A preliminary investigation into Monday's killing of a Jordanian judge at the Allenby crossing suggests the man ran toward an Israeli soldier screaming "Allah hu Akbar" (Arabic for "God is great") and tried to steal his weapon, according to the Israel Defense Forces.
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The army announced Tuesday morning the results of the preliminary investigation into the death of Raed Zueter, based on dozens of eye witnesses who were questioned by the Shin Bet security service and Israeli Police.
According to the IDF, soldiers at the crossing said that when they felt their lives were in danger, they shot toward the lower part of the Jordanian man's body. After he was hit in the leg, Zueter attacked the soldier with an iron rod, at which point they shot again, causing his death, the army said, adding that it would continue investigating the incident.
A testimony of a Palestinian witness, published Tuesday in Jordanian media, provided a partially conflicting account of the events.
According to the witness, Mohammed Zayad, passengers on a bus from Jordan were asked to disembark for a security check on the Israeli side of the Allenby crossing, after which three passengers were held for questioning, including Zayad and Zueter. After a second round of questioning, Zayad said, they were permitted to return to the bus.
Zayad claimed that a soldier pushed Zueter, which angered him and led him to push back. The two began arguing and then the soldier fired shots. The first bullet hit the ground, according to Zayad, and when the fight continued, the soldier then shot three bullets, killing Zueter. Zayad claimed that Zueter never tried to steal the soldier's weapon.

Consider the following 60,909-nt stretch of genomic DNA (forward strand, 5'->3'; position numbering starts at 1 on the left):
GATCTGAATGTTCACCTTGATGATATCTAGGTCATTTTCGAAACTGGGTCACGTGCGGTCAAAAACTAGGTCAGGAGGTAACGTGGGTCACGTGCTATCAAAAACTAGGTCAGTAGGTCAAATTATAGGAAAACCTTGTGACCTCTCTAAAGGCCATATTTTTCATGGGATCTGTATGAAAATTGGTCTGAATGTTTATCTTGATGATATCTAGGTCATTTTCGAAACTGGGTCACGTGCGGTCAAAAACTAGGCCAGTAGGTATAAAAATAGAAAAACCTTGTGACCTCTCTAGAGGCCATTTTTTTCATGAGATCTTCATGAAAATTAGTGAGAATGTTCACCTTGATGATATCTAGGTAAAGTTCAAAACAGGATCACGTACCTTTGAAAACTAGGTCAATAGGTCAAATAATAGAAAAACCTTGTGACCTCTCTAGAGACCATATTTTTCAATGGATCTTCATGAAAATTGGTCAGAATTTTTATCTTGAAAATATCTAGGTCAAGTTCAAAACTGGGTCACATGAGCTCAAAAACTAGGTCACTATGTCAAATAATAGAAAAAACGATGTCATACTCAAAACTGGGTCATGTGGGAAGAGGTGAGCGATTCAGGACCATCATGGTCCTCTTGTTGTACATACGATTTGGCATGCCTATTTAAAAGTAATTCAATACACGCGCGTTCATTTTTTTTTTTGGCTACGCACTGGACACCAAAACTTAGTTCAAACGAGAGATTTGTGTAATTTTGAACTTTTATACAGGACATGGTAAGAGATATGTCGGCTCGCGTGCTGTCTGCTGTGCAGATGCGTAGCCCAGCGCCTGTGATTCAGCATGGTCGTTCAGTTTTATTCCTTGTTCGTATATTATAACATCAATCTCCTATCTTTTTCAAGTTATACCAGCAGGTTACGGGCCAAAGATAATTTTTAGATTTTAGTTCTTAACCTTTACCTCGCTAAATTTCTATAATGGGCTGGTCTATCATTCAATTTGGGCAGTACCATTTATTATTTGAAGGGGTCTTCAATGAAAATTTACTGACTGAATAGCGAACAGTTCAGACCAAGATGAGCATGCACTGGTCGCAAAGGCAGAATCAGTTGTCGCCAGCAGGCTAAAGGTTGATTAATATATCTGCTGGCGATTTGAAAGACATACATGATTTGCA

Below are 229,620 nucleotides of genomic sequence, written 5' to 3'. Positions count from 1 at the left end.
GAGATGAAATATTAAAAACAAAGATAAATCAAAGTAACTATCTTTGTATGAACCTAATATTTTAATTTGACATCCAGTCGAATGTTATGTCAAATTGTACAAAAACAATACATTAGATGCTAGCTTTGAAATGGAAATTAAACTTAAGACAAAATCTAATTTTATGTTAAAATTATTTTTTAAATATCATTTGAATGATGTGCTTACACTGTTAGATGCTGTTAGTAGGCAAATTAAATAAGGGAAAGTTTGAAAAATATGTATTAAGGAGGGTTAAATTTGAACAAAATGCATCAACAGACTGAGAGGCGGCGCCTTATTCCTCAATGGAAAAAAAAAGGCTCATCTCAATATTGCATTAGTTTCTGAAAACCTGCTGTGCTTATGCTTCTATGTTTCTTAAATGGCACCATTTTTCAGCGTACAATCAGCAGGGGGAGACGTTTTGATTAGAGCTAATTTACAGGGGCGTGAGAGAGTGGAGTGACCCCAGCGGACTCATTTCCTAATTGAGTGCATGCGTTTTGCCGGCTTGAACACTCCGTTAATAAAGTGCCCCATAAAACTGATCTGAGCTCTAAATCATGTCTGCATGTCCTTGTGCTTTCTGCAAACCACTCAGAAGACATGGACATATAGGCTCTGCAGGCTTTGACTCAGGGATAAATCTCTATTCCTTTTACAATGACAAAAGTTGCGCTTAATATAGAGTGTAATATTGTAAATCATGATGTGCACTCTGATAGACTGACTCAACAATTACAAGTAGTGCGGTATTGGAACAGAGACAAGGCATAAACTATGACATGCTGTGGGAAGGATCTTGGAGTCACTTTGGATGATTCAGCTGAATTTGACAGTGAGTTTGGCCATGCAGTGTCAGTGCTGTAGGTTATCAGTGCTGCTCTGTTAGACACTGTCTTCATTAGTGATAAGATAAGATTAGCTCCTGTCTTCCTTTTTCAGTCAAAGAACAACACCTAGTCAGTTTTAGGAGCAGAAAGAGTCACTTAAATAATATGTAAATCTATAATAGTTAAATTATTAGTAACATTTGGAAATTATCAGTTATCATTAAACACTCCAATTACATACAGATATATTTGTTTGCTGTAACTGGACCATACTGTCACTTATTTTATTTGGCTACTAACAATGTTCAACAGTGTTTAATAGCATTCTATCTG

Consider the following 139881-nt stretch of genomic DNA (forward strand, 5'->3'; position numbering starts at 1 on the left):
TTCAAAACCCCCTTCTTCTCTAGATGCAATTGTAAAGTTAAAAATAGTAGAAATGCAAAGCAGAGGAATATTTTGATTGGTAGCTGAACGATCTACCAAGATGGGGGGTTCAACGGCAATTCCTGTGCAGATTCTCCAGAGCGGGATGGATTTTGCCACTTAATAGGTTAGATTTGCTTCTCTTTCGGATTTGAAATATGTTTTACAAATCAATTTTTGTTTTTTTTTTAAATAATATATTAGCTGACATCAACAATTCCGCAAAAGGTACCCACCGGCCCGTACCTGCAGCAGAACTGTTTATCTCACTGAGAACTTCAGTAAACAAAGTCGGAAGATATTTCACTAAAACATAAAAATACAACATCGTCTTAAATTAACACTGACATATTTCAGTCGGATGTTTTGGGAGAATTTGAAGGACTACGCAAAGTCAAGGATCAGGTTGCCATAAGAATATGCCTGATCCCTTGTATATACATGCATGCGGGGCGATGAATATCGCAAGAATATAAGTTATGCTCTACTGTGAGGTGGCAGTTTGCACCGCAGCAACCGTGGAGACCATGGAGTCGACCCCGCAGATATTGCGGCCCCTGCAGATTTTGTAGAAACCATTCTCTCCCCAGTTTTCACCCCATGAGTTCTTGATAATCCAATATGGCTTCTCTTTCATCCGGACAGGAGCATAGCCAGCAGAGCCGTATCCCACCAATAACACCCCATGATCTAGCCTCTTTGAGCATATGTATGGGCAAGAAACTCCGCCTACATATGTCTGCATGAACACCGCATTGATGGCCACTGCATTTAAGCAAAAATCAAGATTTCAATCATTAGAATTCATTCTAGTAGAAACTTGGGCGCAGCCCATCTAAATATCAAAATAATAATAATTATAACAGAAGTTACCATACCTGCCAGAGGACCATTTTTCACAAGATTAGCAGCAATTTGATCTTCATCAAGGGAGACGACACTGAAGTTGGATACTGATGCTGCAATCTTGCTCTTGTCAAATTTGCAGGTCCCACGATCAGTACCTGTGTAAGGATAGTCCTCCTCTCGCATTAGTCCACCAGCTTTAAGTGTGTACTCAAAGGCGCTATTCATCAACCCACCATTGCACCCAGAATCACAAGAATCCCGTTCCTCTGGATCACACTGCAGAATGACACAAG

The security cameras at the crossing were not active during the incident, contrary to the rules at the site. It is not yet clear whether the malfunction was isolated to Monday, or if the cameras had been deactivated for some time.
Officials in Jordan told Haaretz the government is under pressure to conduct an in-depth investigation and that the issue would be discussed in a plenary session in parliament.
Zueter's funeral is scheduled to take place Tuesday afternoon in Nablus. His father, Ala Idan Zueter, an attorney, told reporters in Amman that he had been told conflicting versions of what happened. He had been with his son on Monday morning, he said, and there had been no indication that Raed Zueter intended to go to the crossing or the West Bank.
The Zueter family is one of the oldest in Nablus and considered to be among the Palestinian elite.
The Jordanian government sent a sharply-worded statement to Israel Monday following the killing. The border terminal is operated jointly by Israel, Jordan and the Palestinian Authority. It is the main border crossing for Palestinians from the West Bank traveling to neighboring Jordan and beyond, and it is a crossing point for goods between Israel, the West Bank and Jordan.